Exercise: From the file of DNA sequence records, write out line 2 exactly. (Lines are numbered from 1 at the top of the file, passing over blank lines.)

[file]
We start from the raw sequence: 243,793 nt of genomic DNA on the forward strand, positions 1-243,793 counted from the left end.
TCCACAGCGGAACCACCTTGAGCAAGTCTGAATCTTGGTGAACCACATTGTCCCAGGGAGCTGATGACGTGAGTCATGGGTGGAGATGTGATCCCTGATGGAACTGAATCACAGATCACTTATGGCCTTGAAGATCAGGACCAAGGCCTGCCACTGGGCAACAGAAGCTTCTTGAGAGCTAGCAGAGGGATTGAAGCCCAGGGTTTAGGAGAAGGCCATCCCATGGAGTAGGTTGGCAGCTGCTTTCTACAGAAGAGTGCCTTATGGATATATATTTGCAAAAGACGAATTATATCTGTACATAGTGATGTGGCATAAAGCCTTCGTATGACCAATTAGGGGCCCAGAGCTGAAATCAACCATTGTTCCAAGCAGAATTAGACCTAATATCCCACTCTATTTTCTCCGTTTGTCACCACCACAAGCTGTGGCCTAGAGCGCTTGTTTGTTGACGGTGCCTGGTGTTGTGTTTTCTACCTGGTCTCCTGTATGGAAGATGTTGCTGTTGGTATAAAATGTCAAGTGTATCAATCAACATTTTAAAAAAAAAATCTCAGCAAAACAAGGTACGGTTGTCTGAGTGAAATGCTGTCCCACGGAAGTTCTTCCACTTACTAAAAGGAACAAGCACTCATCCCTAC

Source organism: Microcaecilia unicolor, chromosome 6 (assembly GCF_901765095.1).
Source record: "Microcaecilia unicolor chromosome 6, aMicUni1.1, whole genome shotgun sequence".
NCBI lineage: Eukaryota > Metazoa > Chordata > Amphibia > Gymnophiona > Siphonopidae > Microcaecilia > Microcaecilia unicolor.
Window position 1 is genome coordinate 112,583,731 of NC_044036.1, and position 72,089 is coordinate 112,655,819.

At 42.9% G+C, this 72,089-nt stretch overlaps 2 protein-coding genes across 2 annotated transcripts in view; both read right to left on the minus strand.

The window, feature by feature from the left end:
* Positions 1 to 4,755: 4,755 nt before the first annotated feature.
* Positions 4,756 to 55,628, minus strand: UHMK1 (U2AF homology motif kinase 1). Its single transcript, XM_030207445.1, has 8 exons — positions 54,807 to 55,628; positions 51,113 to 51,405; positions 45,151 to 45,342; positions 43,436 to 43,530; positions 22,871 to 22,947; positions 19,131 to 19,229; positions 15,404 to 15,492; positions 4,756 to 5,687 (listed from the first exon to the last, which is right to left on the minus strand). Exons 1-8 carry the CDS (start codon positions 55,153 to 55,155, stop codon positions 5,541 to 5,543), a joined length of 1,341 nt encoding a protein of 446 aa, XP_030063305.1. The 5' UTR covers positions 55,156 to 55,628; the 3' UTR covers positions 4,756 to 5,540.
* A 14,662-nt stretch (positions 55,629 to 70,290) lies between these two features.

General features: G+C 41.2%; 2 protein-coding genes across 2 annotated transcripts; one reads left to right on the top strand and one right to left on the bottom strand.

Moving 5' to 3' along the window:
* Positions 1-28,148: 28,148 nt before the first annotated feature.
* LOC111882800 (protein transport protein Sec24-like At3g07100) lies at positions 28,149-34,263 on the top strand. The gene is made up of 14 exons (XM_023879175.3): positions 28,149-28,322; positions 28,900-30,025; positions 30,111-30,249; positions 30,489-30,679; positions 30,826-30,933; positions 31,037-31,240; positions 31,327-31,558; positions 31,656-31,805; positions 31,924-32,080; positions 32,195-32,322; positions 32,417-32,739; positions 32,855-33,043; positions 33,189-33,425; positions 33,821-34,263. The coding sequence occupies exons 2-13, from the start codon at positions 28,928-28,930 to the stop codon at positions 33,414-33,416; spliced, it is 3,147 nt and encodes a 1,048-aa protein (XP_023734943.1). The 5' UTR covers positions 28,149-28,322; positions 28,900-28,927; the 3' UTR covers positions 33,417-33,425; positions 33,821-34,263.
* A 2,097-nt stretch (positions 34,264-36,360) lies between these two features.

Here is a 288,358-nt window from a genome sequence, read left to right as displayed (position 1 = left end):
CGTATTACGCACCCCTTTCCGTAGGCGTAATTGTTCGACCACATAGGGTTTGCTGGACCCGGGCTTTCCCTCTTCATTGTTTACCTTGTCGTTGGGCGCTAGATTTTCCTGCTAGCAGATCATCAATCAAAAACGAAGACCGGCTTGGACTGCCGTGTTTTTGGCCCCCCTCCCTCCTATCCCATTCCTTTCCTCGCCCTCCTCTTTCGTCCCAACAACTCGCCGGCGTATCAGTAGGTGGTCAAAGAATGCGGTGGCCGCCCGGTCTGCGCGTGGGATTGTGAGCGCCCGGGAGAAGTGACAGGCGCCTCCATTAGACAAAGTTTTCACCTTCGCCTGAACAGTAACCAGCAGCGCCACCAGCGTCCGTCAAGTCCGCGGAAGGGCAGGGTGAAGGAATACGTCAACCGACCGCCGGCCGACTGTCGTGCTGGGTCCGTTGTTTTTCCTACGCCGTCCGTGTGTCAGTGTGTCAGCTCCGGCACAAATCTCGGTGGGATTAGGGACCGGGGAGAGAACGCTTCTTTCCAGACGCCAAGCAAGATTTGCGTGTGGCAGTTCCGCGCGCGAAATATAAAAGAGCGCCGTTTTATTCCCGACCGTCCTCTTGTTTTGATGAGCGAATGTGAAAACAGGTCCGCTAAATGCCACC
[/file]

TCCACAGCGGAACCACCTTGAGCAAGTCTGAATCTTGGTGAACCACATTGTCCCAGGGAGCTGATGACGTGAGTCATGGGTGGAGATGTGATCCCTGATGGAACTGAATCACAGATCACTTATGGCCTTGAAGATCAGGACCAAGGCCTGCCACTGGGCAACAGAAGCTTCTTGAGAGCTAGCAGAGGGATTGAAGCCCAGGGTTTAGGAGAAGGCCATCCCATGGAGTAGGTTGGCAGCTGCTTTCTACAGAAGAGTGCCTTATGGATATATATTTGCAAAAGACGAATTATATCTGTACATAGTGATGTGGCATAAAGCCTTCGTATGACCAATTAGGGGCCCAGAGCTGAAATCAACCATTGTTCCAAGCAGAATTAGACCTAATATCCCACTCTATTTTCTCCGTTTGTCACCACCACAAGCTGTGGCCTAGAGCGCTTGTTTGTTGACGGTGCCTGGTGTTGTGTTTTCTACCTGGTCTCCTGTATGGAAGATGTTGCTGTTGGTATAAAATGTCAAGTGTATCAATCAACATTTTAAAAAAAAAATCTCAGCAAAACAAGGTACGGTTGTCTGAGTGAAATGCTGTCCCACGGAAGTTCTTCCACTTACTAAAAGGAACAAGCACTCATCCCTAC